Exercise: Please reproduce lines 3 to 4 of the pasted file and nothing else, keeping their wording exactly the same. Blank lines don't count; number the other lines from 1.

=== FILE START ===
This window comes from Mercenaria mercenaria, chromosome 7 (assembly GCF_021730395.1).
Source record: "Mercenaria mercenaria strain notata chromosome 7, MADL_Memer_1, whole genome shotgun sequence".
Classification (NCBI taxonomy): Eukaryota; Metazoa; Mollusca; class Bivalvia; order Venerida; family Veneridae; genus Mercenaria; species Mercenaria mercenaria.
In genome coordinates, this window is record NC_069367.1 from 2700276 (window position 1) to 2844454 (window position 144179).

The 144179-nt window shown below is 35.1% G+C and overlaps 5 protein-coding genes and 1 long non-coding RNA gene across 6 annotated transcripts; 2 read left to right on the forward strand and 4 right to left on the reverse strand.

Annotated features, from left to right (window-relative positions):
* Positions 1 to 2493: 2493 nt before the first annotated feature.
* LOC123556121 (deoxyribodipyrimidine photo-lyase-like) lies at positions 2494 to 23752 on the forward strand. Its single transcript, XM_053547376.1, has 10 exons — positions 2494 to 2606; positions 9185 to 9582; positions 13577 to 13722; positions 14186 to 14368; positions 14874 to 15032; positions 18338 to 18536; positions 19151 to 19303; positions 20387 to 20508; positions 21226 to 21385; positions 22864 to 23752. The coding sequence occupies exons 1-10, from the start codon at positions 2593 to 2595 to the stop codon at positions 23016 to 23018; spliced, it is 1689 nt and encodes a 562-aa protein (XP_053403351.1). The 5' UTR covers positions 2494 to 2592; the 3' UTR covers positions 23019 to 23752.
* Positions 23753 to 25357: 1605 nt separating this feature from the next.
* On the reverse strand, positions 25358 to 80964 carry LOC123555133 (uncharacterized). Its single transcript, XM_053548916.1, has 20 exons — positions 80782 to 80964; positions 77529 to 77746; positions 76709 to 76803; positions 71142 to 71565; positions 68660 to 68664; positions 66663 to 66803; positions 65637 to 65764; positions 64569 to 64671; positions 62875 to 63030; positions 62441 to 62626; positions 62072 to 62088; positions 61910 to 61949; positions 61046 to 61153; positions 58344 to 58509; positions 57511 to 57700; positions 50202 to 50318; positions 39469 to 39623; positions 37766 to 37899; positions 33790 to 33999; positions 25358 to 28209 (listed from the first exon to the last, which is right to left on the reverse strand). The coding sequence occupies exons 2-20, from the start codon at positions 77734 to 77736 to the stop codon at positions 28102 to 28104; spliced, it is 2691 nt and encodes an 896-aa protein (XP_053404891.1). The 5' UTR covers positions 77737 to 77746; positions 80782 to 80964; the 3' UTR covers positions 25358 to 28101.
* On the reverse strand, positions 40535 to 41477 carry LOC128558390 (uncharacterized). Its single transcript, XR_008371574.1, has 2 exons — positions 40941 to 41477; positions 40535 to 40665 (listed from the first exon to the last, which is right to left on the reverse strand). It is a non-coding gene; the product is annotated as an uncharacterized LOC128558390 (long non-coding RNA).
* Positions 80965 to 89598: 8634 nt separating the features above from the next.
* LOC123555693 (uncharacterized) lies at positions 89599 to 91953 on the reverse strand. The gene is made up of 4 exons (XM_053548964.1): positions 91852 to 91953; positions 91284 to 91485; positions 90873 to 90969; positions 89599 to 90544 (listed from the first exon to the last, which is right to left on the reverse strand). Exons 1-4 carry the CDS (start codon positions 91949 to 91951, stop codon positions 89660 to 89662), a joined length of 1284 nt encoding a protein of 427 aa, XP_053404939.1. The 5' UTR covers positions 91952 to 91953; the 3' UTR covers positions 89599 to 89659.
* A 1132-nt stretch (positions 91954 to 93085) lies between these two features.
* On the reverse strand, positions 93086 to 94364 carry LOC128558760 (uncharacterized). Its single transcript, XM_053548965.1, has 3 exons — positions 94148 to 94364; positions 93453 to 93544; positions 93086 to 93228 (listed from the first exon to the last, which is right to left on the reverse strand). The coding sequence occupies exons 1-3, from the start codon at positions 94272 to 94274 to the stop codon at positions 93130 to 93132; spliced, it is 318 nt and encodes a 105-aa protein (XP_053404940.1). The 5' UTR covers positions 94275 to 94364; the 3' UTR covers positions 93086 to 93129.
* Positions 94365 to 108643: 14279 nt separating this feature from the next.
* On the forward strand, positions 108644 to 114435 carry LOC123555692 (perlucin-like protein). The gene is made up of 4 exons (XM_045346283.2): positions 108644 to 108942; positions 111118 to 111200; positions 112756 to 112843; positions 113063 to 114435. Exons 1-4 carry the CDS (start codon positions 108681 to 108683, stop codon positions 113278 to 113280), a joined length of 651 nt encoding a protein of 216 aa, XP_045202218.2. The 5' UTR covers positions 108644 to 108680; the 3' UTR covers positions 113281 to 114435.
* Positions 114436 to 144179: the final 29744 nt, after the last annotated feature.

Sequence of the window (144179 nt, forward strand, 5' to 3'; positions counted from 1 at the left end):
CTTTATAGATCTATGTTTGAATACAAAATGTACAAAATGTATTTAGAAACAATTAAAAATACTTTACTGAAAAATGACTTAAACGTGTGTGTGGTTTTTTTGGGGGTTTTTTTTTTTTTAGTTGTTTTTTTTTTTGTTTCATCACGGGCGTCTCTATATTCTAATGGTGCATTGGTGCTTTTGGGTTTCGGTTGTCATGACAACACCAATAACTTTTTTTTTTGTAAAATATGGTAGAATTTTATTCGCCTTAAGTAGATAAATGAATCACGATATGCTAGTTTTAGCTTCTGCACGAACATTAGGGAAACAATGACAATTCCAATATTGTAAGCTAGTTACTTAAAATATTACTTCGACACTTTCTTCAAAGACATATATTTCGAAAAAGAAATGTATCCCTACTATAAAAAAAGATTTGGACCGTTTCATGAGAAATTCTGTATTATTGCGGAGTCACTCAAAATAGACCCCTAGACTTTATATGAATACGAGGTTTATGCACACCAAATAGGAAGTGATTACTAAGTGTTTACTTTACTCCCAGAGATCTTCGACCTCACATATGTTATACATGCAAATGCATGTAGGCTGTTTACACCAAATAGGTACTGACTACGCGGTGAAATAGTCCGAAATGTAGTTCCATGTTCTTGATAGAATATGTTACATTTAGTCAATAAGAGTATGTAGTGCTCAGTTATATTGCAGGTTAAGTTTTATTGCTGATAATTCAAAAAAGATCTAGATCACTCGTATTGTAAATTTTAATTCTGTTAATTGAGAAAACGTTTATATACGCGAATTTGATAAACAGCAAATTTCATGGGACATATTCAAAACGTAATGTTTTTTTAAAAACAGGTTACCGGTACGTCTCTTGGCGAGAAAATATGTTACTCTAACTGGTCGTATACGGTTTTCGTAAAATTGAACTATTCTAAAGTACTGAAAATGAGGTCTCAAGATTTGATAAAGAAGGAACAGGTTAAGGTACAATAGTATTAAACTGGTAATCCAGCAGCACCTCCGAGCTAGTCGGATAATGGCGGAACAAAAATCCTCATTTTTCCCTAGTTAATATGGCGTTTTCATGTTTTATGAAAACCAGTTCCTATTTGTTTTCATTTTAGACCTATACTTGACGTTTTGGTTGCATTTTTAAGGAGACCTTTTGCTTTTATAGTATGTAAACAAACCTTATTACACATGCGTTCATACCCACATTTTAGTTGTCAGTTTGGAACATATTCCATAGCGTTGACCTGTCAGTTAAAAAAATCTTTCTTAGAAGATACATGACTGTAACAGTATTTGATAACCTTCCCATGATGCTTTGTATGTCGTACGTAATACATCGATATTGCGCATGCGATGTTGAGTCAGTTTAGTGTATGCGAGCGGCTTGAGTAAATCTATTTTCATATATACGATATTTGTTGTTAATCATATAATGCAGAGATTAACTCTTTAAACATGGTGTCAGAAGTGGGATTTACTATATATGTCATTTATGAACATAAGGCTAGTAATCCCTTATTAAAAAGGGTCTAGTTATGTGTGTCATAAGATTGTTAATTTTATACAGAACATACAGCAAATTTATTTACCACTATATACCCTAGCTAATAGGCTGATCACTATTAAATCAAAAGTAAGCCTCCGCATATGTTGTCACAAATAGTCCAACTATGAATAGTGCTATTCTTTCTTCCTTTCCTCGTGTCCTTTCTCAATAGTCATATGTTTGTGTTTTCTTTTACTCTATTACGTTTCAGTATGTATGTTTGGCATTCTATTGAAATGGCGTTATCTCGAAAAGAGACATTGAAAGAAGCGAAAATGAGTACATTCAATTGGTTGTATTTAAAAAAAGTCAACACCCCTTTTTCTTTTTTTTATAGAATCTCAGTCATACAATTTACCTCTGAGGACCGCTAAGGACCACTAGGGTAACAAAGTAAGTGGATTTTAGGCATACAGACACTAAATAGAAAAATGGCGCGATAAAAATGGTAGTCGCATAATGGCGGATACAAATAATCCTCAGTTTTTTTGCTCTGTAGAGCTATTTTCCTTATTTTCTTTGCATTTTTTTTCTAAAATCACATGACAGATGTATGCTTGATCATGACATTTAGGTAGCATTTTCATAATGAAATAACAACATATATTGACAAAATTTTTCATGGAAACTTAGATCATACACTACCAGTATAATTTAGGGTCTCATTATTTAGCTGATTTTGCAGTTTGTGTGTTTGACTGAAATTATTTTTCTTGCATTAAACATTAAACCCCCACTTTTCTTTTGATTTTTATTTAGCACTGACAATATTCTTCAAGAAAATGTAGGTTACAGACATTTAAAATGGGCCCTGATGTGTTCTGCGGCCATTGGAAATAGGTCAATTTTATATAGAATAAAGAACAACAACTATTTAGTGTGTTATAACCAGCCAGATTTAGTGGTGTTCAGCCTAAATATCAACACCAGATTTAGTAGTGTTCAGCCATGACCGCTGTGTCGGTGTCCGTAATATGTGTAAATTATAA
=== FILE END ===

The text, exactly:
Classification (NCBI taxonomy): Eukaryota; Metazoa; Mollusca; class Bivalvia; order Venerida; family Veneridae; genus Mercenaria; species Mercenaria mercenaria.
In genome coordinates, this window is record NC_069367.1 from 2700276 (window position 1) to 2844454 (window position 144179).